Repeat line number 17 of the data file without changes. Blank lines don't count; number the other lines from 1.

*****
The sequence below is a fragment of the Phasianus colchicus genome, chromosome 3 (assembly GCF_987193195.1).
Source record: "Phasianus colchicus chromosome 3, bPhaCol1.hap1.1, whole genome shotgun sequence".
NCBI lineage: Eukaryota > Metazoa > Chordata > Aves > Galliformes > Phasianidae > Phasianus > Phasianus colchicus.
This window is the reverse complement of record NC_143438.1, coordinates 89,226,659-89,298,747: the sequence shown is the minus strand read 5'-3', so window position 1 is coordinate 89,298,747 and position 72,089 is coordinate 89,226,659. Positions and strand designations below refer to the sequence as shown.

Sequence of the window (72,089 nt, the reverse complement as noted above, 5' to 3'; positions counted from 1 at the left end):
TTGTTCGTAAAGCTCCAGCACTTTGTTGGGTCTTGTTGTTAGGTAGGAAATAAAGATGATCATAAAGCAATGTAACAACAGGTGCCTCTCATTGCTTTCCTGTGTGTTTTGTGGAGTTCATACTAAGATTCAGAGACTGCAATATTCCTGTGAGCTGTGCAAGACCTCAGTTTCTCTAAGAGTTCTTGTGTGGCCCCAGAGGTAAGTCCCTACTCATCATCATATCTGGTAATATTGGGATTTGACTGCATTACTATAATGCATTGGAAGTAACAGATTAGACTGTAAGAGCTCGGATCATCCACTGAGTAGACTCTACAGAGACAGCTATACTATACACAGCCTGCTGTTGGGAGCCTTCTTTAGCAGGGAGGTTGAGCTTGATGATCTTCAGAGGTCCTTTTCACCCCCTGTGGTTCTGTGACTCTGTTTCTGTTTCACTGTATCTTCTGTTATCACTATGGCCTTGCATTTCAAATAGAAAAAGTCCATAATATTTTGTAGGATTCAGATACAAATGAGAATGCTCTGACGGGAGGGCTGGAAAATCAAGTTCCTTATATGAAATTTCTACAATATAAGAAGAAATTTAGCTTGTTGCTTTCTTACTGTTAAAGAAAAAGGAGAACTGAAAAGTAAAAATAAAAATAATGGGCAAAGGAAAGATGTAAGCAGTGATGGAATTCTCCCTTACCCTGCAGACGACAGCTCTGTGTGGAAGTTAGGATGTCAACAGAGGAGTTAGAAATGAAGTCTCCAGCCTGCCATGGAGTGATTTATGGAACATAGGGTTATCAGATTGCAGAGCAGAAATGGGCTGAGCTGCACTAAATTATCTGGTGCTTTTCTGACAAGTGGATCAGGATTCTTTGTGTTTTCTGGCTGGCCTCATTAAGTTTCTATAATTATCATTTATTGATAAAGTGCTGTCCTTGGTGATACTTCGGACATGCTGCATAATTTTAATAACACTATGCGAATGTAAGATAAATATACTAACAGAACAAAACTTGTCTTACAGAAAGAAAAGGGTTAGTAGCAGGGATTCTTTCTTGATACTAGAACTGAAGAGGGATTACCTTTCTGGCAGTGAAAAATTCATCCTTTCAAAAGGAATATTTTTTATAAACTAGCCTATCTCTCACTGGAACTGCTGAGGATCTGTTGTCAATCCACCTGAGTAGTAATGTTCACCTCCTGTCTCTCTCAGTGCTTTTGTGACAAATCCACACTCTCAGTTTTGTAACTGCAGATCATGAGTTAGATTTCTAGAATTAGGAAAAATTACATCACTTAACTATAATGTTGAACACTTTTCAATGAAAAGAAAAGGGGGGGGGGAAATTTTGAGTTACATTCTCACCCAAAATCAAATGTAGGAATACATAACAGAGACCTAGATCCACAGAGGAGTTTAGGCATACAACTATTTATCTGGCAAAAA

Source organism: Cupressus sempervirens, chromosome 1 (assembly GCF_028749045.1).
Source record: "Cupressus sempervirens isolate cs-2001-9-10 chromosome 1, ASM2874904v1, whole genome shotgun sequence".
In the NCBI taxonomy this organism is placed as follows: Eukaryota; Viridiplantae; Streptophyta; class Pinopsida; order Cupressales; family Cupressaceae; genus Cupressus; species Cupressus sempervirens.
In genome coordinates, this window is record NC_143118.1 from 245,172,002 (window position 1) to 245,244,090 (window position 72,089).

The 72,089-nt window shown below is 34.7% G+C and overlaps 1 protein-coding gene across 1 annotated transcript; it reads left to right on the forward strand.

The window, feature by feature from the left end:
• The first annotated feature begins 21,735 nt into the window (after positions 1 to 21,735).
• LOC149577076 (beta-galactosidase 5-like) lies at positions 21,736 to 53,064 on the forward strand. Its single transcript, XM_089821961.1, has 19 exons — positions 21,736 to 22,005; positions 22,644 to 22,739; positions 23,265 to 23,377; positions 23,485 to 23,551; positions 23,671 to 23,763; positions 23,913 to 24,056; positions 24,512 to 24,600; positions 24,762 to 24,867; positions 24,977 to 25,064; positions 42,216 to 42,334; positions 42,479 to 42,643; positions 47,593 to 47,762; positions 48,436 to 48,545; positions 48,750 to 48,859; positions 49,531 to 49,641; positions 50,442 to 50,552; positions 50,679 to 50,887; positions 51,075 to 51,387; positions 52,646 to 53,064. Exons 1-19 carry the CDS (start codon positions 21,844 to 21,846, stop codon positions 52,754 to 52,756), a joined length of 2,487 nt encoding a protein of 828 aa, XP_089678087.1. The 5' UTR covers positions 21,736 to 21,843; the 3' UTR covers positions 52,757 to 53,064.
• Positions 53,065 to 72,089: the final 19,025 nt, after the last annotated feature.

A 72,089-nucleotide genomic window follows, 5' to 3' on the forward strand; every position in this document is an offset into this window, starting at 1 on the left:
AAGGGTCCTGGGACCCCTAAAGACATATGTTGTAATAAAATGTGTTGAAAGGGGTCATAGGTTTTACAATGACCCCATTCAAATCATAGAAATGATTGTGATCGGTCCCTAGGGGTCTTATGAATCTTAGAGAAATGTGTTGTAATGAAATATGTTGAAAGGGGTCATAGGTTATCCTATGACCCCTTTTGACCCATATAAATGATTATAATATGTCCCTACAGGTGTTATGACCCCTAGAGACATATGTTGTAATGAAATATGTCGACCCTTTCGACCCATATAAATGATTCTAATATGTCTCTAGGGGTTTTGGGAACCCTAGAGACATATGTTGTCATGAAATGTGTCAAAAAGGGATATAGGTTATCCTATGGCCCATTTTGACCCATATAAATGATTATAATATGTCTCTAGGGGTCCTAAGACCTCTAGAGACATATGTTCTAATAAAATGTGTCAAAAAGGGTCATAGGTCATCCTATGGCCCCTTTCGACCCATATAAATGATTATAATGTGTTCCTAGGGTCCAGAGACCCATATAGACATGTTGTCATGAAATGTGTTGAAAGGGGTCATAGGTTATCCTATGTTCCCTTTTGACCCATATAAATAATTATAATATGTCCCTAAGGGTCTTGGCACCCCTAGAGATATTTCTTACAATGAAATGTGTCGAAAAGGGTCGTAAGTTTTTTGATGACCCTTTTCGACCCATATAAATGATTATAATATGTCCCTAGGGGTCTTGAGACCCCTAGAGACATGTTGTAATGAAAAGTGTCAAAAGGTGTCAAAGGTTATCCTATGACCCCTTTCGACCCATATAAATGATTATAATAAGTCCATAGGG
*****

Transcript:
AAGGGTCCTGGGACCCCTAAAGACATATGTTGTAATAAAATGTGTTGAAAGGGGTCATAGGTTTTACAATGACCCCATTCAAATCATAGAAATGATTGTGATCGGTCCCTAGGGGTCTTATGAATCTTAGAGAAATGTGTTGTAATGAAATATGTTGAAAGGGGTCATAGGTTATCCTATGACCCCTTTTGACCCATATAAATGATTATAATATGTCCCTACAGGTGTTATGACCCCTAGAGACATATGTTGTAATGAAATATGTCGACCCTTTCGACCCATATAAATGATTCTAATATGTCTCTAGGGGTTTTGGGAACCCTAGAGACATATGTTGTCATGAAATGTGTCAAAAAGGGATATAGGTTATCCTATGGCCCATTTTGACCCATATAAATGATTATAATATGTCTCTAGGGGTCCTAAGACCTCTAGAGACATATGTTCTAATAAAATGTGTCAAAAAGGGTCATAGGTCATCCTATGGCCCCTTTCGACCCATATAAATGATTATAATGTGTTCCTAGGGTCCAGAGACCCATATAGACATGTTGTCATGAAATGTGTTGAAAGGGGTCATAGGTTATCCTATGTTCCCTTTTGACCCATATAAATAATTATAATATGTCCCTAAGGGTCTTGGCACCCCTAGAGATATTTCTTACAATGAAATGTGTCGAAAAGGGTCGTAAGTTTTTTGATGACCCTTTTCGACCCATATAAATGATTATAATATGTCCCTAGGGGTCTTGAGACCCCTAGAGACATGTTGTAATGAAAAGTGTCAAAAGGTGTCAAAGGTTATCCTATGACCCCTTTCGACCCATATAAATGATTATAATAAGTCCATAGGG